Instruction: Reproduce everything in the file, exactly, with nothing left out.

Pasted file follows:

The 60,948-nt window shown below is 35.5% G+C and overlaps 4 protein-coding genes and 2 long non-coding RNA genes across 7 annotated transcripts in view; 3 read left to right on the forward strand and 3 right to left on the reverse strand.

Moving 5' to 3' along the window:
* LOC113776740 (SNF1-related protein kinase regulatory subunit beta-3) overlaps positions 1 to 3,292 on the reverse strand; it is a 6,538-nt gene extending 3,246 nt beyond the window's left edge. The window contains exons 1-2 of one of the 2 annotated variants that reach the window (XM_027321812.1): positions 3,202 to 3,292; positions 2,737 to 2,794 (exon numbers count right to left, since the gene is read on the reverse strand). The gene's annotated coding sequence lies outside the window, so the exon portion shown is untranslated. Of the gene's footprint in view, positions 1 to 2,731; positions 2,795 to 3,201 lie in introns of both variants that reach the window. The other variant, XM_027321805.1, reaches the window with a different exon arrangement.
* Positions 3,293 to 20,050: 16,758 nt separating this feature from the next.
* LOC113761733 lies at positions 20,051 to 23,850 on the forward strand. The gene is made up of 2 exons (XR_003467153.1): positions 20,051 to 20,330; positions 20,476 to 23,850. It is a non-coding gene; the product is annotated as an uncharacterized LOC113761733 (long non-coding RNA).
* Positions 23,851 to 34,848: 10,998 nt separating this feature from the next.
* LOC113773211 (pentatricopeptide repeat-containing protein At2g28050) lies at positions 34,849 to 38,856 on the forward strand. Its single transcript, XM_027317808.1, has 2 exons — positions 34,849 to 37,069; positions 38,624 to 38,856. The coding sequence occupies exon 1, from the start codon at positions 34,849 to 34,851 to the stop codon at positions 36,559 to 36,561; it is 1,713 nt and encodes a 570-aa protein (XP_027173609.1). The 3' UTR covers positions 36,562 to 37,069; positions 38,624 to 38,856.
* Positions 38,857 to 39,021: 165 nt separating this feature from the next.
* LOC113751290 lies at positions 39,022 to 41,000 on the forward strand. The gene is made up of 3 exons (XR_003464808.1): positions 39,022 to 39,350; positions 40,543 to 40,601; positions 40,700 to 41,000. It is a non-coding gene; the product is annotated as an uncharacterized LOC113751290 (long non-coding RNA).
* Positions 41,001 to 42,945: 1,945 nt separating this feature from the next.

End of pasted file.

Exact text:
The 60,948-nt window shown below is 35.5% G+C and overlaps 4 protein-coding genes and 2 long non-coding RNA genes across 7 annotated transcripts in view; 3 read left to right on the forward strand and 3 right to left on the reverse strand.

Moving 5' to 3' along the window:
* LOC113776740 (SNF1-related protein kinase regulatory subunit beta-3) overlaps positions 1 to 3,292 on the reverse strand; it is a 6,538-nt gene extending 3,246 nt beyond the window's left edge. The window contains exons 1-2 of one of the 2 annotated variants that reach the window (XM_027321812.1): positions 3,202 to 3,292; positions 2,737 to 2,794 (exon numbers count right to left, since the gene is read on the reverse strand). The gene's annotated coding sequence lies outside the window, so the exon portion shown is untranslated. Of the gene's footprint in view, positions 1 to 2,731; positions 2,795 to 3,201 lie in introns of both variants that reach the window. The other variant, XM_027321805.1, reaches the window with a different exon arrangement.
* Positions 3,293 to 20,050: 16,758 nt separating this feature from the next.
* LOC113761733 lies at positions 20,051 to 23,850 on the forward strand. The gene is made up of 2 exons (XR_003467153.1): positions 20,051 to 20,330; positions 20,476 to 23,850. It is a non-coding gene; the product is annotated as an uncharacterized LOC113761733 (long non-coding RNA).
* Positions 23,851 to 34,848: 10,998 nt separating this feature from the next.
* LOC113773211 (pentatricopeptide repeat-containing protein At2g28050) lies at positions 34,849 to 38,856 on the forward strand. Its single transcript, XM_027317808.1, has 2 exons — positions 34,849 to 37,069; positions 38,624 to 38,856. The coding sequence occupies exon 1, from the start codon at positions 34,849 to 34,851 to the stop codon at positions 36,559 to 36,561; it is 1,713 nt and encodes a 570-aa protein (XP_027173609.1). The 3' UTR covers positions 36,562 to 37,069; positions 38,624 to 38,856.
* Positions 38,857 to 39,021: 165 nt separating this feature from the next.
* LOC113751290 lies at positions 39,022 to 41,000 on the forward strand. The gene is made up of 3 exons (XR_003464808.1): positions 39,022 to 39,350; positions 40,543 to 40,601; positions 40,700 to 41,000. It is a non-coding gene; the product is annotated as an uncharacterized LOC113751290 (long non-coding RNA).
* Positions 41,001 to 42,945: 1,945 nt separating this feature from the next.